Assume it is October 27 and Micro E-mini S&P 500 futures are trading at 3500. In one week, the United States will have its presidential election, likely ushering in market volatility. This investor decides to sell a calendar spread, using weekly Micro E-mini S&P 500 options. The investor buys 1 weekly 3500 call expiring on November 6 for 72.00 points, or $360, and sells 1 3500 call expiring on December 18 for 122.00 points, or $610,4 netting a premium of $250. The implied volatility for the purchased call, when priced at 72.00, is 30.0. Similarly, the implied volatility for the written call, when priced at 122.00, is 25.0.5 This trade permits the investor to limit losses when markets are quiet, while still allowing for profit from large movements, whether up or down.

Underlying futures: 3500 Long call Short call
Price (in points) 72.00 122.00
Implied volatility (in points) 30.0 25.0
DTE (days to expiration) 11 46

Three scenarios could occur depending on the results of the presidential election: the market could rise, fall, or stay the same. The investor waits until the election results are publicized, likely on November 4, to see how the market is impacted, in which case one of the three scenarios will occur.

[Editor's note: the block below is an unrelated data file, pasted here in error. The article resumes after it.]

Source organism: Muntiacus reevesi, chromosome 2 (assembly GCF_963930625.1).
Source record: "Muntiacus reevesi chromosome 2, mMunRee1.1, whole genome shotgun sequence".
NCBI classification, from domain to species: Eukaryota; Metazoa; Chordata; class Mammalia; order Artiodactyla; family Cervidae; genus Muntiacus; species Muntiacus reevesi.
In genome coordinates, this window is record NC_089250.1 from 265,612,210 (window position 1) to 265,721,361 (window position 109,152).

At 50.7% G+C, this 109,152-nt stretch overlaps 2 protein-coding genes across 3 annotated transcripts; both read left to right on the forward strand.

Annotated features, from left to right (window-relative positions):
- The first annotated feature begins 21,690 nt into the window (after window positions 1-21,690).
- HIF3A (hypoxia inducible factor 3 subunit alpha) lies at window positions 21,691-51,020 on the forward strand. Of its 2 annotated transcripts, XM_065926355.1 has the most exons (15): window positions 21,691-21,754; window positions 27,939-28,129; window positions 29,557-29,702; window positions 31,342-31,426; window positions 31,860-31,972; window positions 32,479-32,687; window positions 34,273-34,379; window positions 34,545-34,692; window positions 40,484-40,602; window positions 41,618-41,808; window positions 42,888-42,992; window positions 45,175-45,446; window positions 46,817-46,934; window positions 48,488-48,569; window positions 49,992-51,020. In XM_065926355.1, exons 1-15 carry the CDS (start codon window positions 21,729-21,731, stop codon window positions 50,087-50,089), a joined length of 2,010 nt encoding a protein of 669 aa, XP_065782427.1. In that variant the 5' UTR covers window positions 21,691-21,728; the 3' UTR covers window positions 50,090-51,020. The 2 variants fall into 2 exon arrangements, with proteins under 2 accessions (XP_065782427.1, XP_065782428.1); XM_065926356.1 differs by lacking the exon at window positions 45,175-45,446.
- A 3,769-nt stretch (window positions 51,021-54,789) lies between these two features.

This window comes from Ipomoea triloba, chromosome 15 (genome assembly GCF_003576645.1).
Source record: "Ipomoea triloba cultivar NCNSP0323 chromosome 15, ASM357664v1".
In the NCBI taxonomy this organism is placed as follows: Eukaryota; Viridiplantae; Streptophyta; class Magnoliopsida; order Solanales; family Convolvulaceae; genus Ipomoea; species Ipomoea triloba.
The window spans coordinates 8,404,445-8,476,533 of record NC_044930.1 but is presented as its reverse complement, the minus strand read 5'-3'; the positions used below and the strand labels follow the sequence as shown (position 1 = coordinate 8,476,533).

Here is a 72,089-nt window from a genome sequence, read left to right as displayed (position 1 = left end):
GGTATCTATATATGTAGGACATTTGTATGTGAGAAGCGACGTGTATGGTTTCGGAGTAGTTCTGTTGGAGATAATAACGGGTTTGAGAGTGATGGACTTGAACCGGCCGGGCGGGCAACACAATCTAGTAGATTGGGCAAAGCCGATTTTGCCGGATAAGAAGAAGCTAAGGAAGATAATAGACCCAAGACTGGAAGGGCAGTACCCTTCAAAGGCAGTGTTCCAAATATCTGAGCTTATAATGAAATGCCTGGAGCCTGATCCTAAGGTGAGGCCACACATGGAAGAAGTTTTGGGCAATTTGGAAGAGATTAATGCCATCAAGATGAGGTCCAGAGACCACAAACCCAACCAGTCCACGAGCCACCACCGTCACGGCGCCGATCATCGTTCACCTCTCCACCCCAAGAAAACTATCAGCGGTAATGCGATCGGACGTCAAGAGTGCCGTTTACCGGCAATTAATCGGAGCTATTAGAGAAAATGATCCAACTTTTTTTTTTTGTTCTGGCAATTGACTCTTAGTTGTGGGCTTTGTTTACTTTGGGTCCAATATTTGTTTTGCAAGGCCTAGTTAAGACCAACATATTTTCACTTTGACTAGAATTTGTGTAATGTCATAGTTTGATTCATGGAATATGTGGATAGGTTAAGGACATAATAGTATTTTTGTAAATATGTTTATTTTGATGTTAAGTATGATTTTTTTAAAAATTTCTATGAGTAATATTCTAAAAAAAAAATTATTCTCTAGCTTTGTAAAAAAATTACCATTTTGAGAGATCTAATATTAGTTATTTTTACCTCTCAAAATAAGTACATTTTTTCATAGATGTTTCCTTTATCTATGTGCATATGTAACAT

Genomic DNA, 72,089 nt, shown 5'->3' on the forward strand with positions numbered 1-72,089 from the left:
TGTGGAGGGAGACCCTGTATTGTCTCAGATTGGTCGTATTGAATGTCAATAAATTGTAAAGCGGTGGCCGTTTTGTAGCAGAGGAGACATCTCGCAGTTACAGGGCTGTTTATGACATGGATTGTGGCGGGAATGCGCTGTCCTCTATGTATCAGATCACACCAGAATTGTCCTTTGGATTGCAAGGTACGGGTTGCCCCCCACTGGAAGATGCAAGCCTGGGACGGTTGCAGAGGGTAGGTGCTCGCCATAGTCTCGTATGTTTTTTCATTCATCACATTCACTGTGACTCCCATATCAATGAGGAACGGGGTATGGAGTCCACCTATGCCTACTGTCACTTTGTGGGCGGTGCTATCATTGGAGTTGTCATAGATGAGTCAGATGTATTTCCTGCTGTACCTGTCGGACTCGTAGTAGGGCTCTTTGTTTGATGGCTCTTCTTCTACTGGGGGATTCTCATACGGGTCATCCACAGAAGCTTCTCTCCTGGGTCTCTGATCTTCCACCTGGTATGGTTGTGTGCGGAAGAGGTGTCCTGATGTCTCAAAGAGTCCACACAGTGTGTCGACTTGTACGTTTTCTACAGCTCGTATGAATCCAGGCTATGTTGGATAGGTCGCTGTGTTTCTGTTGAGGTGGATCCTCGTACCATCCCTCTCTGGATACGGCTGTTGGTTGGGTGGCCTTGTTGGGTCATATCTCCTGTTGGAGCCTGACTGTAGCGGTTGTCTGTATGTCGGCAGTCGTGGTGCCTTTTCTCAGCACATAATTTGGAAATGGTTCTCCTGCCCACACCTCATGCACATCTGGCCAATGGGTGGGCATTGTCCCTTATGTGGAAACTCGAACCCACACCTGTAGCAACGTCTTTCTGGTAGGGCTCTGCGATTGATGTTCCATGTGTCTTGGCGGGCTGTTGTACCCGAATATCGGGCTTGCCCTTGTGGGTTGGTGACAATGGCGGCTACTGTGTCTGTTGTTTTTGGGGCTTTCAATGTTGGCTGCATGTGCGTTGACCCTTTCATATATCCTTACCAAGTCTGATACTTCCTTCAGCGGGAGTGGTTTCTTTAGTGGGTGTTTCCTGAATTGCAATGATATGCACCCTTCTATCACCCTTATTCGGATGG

First, assume there is a significant market rally after the results of the election, leading Micro E-mini S&P 500 futures to rise to 3700. The day after the election, implied volatility moves to 18.0 for both call options. Since the market level exceeds the strike price of the options, the investor can sell the November options and buy back the December options to close the position and receive a net credit on the spread. In this scenario, the investor would pay 17.00, or $85, to unwind the position, and, when netted with the credit of $250, would collect a profit of $165.

Underlying futures: 3700 Long call Short call
Price (in points) 200.00 217.00
Implied volatility (in points) 18.0 18.0
DTE (days to expiration) 2 37

Second, assume the market falls after the election so that futures are now trading at 3300 and the implied volatility for both call options has moved to 18.0. The day after the election, the November calls are near zero, so the investor will allow these options to expire worthless and buy back the December options for 15.00. In this case, the investor would only have to pay the 15.00, or $75, to re-purchase the short call, and, when netted with the credit of $250, would collect a profit of $175.

Underlying futures: 3300 Long call Short call
Price (in points) 0.05 15.00
Implied volatility (in points) 18.0 18.0
DTE (days to expiration) 2 37